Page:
At the heart of the latest Castlevania lies a compromise. Its predecessor, Lords Of Shadow, retconned the Castlevania storyline and turned it into a blistering 3D action game, while Mirror Of Fate aims to drag this new style into the series' traditional 2D aspect. It's a meeting of two distinct modes, not to mention two often disparate types of genre fan, who may well begrudge the encroachment of one style on the other. Things could get messy.
To bring you up to speed, Gabriel Belmont is something of a bastard. After being sent to put an end to the reign of the Lords of Shadow in the home console game, he somehow ends up as Dracula. As this game begins, we learn that Gabriel's wife gave birth to a son, Trevor, in his absence, who himself went missing after setting out to kill his now-nocturnal father. Trevor's own son, Simon, seeks to discover the truth of what happened, being stalked along the way by the mysterious vampire, Alucard.
Clear? No? Good, because this endlessly intertwining familial plot acts as the game's lifeblood, as much a way of facilitating constant action as it is narrative intrigue. You take control of each named character (Gabriel's section acts as a short, blistering tutorial prologue) in their own take on the story. This is where the brilliance of MercurySteam's design shows itself, as each take is a way of expanding and extending how you play, as well as what you see.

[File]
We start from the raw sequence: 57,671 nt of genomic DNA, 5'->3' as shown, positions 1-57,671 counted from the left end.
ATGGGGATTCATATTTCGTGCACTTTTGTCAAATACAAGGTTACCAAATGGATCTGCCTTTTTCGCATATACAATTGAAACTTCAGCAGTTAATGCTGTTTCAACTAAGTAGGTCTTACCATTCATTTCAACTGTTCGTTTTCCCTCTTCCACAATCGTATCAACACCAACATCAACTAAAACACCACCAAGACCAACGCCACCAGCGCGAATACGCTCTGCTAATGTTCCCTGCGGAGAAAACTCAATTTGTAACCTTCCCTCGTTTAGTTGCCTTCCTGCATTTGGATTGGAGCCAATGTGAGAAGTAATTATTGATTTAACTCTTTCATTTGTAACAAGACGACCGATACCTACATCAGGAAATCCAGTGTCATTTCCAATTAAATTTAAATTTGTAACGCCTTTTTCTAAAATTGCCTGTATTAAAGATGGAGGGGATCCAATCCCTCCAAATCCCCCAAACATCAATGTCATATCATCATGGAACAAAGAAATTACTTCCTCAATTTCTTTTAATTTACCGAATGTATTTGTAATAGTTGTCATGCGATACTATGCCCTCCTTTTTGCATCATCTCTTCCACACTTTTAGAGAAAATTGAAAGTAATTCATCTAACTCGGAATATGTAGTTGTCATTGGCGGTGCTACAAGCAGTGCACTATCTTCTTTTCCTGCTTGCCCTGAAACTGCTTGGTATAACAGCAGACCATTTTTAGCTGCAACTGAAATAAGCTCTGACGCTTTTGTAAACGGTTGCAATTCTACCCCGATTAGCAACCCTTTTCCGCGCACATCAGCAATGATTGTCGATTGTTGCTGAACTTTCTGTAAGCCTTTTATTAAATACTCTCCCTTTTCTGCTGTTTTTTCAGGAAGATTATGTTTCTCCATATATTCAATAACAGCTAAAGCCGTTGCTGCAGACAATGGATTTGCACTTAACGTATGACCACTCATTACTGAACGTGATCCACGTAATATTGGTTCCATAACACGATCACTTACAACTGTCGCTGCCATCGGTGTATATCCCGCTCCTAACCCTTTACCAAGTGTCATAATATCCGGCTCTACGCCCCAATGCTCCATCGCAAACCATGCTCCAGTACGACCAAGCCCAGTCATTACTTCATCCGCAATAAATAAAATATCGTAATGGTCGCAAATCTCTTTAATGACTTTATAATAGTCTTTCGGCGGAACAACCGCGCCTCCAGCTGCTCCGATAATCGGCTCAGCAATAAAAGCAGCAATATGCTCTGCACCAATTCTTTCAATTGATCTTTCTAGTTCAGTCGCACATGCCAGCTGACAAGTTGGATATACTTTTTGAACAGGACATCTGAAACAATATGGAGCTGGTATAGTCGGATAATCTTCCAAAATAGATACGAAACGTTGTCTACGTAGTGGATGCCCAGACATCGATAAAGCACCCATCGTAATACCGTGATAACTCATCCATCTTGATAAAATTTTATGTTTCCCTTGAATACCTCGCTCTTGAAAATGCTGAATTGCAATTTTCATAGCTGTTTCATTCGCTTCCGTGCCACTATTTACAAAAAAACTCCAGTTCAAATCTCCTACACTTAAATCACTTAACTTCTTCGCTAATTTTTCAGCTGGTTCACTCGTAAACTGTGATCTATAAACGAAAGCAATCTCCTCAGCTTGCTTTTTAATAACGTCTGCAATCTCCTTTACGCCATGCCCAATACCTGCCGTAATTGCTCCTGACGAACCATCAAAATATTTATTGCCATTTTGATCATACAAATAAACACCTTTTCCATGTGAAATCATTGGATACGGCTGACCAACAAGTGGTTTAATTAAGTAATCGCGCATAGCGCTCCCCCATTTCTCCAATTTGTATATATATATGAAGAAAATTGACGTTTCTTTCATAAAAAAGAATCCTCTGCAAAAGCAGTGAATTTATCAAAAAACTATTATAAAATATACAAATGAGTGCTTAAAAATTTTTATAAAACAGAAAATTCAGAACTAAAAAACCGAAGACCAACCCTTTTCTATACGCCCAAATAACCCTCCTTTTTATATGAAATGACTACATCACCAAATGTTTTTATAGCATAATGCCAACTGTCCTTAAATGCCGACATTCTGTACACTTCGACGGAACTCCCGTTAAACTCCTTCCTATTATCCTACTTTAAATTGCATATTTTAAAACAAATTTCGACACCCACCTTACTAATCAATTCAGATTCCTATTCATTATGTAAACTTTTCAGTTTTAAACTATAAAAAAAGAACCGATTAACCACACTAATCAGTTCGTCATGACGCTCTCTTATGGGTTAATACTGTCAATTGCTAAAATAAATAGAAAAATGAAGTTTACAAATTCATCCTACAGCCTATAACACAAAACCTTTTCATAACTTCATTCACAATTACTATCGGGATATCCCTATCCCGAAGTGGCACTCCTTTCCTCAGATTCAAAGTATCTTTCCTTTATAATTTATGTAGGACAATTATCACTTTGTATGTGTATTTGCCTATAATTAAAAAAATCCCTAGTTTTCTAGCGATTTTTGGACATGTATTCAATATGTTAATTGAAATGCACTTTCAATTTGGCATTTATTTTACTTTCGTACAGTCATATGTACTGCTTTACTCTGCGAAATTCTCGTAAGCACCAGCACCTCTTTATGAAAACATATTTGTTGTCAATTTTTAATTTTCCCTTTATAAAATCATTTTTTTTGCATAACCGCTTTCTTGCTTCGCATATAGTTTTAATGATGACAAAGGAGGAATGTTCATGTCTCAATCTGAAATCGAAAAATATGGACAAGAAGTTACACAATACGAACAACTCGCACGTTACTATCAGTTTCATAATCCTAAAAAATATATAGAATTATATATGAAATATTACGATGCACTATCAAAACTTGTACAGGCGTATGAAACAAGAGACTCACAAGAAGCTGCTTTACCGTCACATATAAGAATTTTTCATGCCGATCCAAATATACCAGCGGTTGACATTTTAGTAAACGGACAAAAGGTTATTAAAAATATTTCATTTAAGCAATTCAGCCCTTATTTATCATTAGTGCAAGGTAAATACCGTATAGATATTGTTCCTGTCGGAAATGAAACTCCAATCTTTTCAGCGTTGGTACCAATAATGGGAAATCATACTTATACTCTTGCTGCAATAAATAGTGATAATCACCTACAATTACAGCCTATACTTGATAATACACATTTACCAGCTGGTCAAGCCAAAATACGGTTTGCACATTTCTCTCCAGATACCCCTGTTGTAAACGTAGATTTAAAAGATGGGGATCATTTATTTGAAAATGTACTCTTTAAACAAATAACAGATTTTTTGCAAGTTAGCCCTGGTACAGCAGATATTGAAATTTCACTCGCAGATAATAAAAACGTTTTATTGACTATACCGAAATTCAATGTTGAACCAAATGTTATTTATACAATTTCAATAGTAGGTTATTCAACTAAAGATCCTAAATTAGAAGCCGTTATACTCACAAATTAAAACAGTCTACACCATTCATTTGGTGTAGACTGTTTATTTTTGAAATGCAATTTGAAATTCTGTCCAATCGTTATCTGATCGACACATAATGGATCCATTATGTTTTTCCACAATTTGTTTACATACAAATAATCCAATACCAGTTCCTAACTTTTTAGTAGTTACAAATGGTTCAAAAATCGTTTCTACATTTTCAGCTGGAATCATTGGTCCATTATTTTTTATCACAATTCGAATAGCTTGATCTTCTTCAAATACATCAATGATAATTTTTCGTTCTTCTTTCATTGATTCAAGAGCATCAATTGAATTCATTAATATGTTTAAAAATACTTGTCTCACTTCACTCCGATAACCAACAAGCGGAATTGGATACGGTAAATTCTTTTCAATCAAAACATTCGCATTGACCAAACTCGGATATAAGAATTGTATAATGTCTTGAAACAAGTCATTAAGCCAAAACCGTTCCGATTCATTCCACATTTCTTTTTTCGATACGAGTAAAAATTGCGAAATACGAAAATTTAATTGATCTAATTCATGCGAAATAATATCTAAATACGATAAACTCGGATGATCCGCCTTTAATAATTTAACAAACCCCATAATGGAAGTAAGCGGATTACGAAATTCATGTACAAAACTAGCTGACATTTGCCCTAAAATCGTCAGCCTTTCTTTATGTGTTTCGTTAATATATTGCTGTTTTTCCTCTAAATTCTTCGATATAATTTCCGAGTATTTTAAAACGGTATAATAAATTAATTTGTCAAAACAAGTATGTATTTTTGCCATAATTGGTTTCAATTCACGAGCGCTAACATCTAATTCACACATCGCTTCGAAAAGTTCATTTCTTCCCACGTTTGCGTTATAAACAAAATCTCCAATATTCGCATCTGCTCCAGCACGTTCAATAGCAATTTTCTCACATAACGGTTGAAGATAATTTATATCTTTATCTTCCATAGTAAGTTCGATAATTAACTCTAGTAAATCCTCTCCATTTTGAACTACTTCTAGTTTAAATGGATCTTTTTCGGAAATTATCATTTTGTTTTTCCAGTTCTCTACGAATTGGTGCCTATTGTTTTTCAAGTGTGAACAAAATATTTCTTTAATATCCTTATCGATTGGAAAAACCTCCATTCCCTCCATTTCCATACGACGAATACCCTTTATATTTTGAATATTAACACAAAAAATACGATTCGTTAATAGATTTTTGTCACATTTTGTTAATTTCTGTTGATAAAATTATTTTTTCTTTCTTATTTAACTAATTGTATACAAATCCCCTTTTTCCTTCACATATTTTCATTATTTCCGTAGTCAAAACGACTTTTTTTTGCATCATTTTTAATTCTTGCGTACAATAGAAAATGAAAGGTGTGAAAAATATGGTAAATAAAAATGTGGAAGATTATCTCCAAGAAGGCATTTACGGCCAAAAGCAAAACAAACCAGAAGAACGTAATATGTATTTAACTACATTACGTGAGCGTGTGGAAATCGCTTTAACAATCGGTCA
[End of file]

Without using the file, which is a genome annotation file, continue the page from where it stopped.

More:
Gabriel serves to introduce the game's approach to combat, a pared down version of the intricacies of the home console game. Simon comes next, with an application of those abilities to a more traditional Castlevania exploration scenario, offering huge swathes of castle to explore and plunder. Alucard's section, which interweaves with Simon's, modifies how you looked at the preceding chapter, with room-wide puzzles and more outlandish exploration offered by his supernatural abilities.
Trevor's chapter, coming at the end, amps up the spectacle, accounting for any game fatigue you might have developed in the past eight or nine hours by including gigantic bosses, epic scenes and clever references to mysteries set up in the future sections you've already played.
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That final section reveals the game's greatest strength: pacing. Each character has separate abilities you earn as you progress, but everyone shares the same constantly building experience bar, comprising 18 levels. Each level offers you a new combat technique with the whip-like Combat Cross used by every character, and the XP builds quickly. In a game that takes around 12 hours to complete, we estimate we received a new ability every 40 minutes. It's a masterclass in keeping a player interested.
Then there are the various items, skills and spells each character earns separately. Befitting its classical style, Simon's section gives you new options only sparingly, meaning you discover new bits of castle throughout the chapter. Alucard, on the other hand, seems to get a new trick every second room (and in fantastic ways - biting a resurrected Daemon Lord as you plummet down what seems to be a giant garderobe chute enables you to sprout handy wings), meaning you're not bogged down in familiar areas for long.
If there is a negative to be taken from this juggernaut pacing, it's that it results in a game that, in its presentation and constant mapping, appears to promise a true Metroidvania-style experience, but slowly gives up on it as it seeks to ramp up the more exciting elements.